High levels of vitamin D in the bloodstream appear to be associated with a decreased risk of developing early age-related macular degeneration among women younger than the age of 75. Age-related macular degeneration is a chronic, late-onset disease that is the leading cause of adult irreversible vision loss, affecting approximately 9% (8.5 million) of Americans aged 40 years and older. Researchers examined data from 1,313 women measuring serum 25(OH)D levels. Serum 25(OH)D is the preferred biomarker for vitamin D status, as it reflects vitamin D exposure from both oral sources and sunlight.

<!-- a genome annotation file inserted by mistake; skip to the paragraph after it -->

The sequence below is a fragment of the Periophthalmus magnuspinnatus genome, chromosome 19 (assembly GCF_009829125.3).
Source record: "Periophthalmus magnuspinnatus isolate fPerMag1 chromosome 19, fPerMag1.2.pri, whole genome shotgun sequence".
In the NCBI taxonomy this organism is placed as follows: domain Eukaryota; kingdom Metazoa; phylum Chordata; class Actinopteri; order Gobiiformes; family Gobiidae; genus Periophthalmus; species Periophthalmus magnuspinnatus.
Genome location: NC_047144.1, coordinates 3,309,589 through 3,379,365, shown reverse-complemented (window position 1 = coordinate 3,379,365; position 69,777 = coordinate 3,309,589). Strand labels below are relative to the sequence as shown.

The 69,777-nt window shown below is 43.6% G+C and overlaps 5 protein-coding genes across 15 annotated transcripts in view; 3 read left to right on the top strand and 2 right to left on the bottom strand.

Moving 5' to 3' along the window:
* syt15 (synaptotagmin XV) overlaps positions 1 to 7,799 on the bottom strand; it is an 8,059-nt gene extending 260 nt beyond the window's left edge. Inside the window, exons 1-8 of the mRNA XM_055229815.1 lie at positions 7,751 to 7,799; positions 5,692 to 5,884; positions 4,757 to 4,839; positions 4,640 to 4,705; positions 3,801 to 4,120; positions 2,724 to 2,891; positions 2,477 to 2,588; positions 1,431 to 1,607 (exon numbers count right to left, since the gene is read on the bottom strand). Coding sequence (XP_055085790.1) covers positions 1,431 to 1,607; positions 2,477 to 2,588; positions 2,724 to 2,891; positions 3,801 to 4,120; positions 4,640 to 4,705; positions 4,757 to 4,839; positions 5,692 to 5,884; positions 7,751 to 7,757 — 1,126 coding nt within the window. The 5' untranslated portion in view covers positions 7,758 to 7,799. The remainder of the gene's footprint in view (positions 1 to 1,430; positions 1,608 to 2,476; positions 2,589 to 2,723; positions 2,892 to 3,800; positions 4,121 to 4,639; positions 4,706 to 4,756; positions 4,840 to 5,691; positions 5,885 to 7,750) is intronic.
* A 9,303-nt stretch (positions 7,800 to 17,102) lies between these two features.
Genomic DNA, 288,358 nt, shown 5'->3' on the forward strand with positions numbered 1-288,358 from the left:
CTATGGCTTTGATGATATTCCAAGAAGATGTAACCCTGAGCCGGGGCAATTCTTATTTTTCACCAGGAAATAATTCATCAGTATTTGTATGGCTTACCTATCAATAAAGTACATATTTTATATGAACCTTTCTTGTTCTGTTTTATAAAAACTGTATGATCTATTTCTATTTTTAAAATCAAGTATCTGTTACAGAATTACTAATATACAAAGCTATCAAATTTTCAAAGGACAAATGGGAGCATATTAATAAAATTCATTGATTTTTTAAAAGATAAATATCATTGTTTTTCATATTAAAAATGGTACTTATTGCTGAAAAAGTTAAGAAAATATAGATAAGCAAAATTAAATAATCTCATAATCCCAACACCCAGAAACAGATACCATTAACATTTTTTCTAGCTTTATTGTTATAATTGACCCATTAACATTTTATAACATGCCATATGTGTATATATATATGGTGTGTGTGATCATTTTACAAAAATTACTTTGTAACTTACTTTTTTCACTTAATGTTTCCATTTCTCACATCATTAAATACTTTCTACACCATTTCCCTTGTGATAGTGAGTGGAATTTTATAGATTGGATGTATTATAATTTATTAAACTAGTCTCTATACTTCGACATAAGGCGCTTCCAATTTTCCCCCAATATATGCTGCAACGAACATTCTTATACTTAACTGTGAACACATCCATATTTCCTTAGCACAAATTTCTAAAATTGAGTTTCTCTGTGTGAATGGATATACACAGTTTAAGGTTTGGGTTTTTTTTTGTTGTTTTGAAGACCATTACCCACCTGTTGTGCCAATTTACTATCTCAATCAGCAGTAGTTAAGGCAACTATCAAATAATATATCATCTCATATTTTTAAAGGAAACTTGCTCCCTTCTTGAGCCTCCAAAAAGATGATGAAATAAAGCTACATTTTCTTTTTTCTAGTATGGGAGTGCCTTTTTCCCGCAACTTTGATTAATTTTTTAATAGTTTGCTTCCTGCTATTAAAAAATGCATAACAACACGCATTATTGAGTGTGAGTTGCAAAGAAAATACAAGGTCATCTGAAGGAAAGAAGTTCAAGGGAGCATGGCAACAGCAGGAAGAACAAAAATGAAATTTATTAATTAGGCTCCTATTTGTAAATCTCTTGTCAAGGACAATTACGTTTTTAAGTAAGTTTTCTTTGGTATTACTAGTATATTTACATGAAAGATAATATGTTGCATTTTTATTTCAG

Results: in women younger than 75, no relationship was observed using self reported time spent in direct sunlight. Amazingly though, women who consumed the most vitamin D had a 59% decreased odds of developing early age related macular degeneration compared to women who consumed the least vitamin D. The top food sources of vitamin D in the sample were milk, fish, fortified margarine and fortified cereal. This is another example of how, even with potential genetic factors that may predispose disease, lifestyle and dietary habits influence health and longevity.
Source: Arch Ophthalmol.2011;129(4):481-489
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